4.00pm – Meeting with Intranet upgrade project team.

5pm – Troubleshooting emails with supplier over issues we’ve been having with a database and testing of solutions.

5.30pm – Home time! I’d say I might stay a few mins late doing general admin etc but I have 3 dogs eagerly waiting for me to come home and walk them with my husband so I’m off out the door.

What skills do you think are most important for today’s information and library professional? I think we all need to be flexible and willing to take on new tasks and skills. I think there are a number of different opportunities for information professionals and the path their career can take at present but we have to not only have the skills to fulfil these roles but also to accept them as information roles. We obviously then need the technical skills as well but I have found that the more I get involved with “systems” work the more the very traditional skills around classification, taxonomies and organising information are called upon as well as noticing and caring about small, fiddly details.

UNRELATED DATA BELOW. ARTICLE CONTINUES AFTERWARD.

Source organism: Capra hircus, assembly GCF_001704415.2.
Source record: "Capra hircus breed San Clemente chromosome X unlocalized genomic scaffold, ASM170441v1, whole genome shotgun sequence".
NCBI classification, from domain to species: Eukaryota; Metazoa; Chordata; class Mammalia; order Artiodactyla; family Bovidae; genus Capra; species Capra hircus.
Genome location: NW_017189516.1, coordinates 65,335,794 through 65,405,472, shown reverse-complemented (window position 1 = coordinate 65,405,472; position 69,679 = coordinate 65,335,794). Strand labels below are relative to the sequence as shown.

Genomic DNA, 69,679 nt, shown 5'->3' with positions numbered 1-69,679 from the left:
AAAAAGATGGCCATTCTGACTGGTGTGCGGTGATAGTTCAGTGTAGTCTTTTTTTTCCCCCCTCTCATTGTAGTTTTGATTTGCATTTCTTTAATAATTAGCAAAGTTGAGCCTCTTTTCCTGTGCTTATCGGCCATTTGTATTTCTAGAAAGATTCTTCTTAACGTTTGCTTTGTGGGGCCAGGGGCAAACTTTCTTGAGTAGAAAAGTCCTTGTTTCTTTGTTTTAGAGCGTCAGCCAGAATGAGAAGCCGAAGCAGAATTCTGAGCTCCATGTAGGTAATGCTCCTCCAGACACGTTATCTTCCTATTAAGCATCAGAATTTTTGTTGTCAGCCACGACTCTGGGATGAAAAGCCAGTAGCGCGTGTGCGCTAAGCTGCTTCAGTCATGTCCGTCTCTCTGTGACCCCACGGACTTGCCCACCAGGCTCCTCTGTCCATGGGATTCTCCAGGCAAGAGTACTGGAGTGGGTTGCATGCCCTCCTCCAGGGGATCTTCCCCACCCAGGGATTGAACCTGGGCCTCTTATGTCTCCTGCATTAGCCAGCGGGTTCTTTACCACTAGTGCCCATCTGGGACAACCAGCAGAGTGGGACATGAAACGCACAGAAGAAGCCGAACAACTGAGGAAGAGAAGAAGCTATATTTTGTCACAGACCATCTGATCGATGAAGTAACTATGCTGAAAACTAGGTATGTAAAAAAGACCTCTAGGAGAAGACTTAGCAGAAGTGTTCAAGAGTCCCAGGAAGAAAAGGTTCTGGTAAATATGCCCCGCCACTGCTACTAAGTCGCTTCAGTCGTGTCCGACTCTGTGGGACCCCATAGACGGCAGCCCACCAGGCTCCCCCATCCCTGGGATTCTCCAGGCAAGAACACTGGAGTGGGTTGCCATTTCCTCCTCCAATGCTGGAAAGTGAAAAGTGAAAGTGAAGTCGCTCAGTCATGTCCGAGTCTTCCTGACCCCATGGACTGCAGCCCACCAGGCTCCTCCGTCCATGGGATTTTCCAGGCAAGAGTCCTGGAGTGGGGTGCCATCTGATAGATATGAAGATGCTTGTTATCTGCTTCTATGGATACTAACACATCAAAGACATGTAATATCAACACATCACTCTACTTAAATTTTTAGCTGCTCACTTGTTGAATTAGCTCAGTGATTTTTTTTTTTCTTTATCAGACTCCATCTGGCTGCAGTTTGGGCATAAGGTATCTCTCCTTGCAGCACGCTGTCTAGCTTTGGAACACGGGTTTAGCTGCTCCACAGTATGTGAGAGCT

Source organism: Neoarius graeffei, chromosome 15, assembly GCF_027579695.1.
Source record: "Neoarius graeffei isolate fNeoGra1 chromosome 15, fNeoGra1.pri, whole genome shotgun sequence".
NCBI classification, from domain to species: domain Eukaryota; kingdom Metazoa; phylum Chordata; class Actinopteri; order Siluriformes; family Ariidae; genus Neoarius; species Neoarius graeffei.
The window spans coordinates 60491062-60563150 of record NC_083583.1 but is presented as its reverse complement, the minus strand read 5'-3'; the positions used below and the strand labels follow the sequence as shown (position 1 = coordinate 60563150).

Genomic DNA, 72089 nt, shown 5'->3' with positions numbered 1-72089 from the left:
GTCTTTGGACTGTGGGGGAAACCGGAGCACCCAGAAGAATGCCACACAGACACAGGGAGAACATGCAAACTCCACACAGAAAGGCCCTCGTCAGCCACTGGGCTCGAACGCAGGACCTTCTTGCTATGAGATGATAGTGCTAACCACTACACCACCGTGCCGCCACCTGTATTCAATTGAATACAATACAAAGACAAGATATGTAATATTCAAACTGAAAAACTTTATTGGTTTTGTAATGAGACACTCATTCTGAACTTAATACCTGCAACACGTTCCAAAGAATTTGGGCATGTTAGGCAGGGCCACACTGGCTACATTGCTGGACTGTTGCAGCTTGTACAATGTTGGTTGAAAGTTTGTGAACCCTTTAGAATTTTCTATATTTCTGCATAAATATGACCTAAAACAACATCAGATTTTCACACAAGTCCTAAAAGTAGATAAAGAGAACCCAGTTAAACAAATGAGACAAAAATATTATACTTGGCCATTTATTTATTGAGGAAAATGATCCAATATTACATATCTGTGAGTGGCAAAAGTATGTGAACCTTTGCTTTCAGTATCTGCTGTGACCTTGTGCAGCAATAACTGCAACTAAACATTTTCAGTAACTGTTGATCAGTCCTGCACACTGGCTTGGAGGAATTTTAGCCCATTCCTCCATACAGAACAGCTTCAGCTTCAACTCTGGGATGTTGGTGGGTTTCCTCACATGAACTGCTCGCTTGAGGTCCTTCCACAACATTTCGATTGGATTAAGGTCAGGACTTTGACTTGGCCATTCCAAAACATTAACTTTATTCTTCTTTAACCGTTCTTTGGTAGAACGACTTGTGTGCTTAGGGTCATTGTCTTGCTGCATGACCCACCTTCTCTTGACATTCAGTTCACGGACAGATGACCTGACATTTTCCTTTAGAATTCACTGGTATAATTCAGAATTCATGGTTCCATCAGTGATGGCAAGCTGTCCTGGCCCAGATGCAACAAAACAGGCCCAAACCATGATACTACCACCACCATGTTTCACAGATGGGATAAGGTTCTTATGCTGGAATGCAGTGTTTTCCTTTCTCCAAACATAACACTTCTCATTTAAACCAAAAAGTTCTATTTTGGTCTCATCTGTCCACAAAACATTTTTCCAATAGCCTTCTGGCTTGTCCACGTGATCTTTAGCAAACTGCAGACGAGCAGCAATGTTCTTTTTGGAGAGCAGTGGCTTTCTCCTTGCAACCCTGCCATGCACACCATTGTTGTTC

What advice would you give to anyone considering a career in Information Management? There are a lot of opportunities to find out more about the different types of careers in Information Management so I would say go along to the career days etc and if there is an area you are interested in ask a librarian involved in that area to speak to you. I think one of the great things about this profession is that everyone is generally really friendly and willing to help. Of course, it is easier to find the right people you need to speak to if you are involved in relevant groups and if you do decide to pursue a career in Information Management I would definitely recommend joining a professional group. Although, in the interests of full disclosure I should say that I’m a member of the British & Irish Association of Law Librarians (BIALL) Council and Chair of the City Legal Information Group so I would say that! But being involved in both these organisations has given me opportunities to grow my skills and my knowledge as well as introducing me to a number of wonderful colleagues I otherwise wouldn’t have met.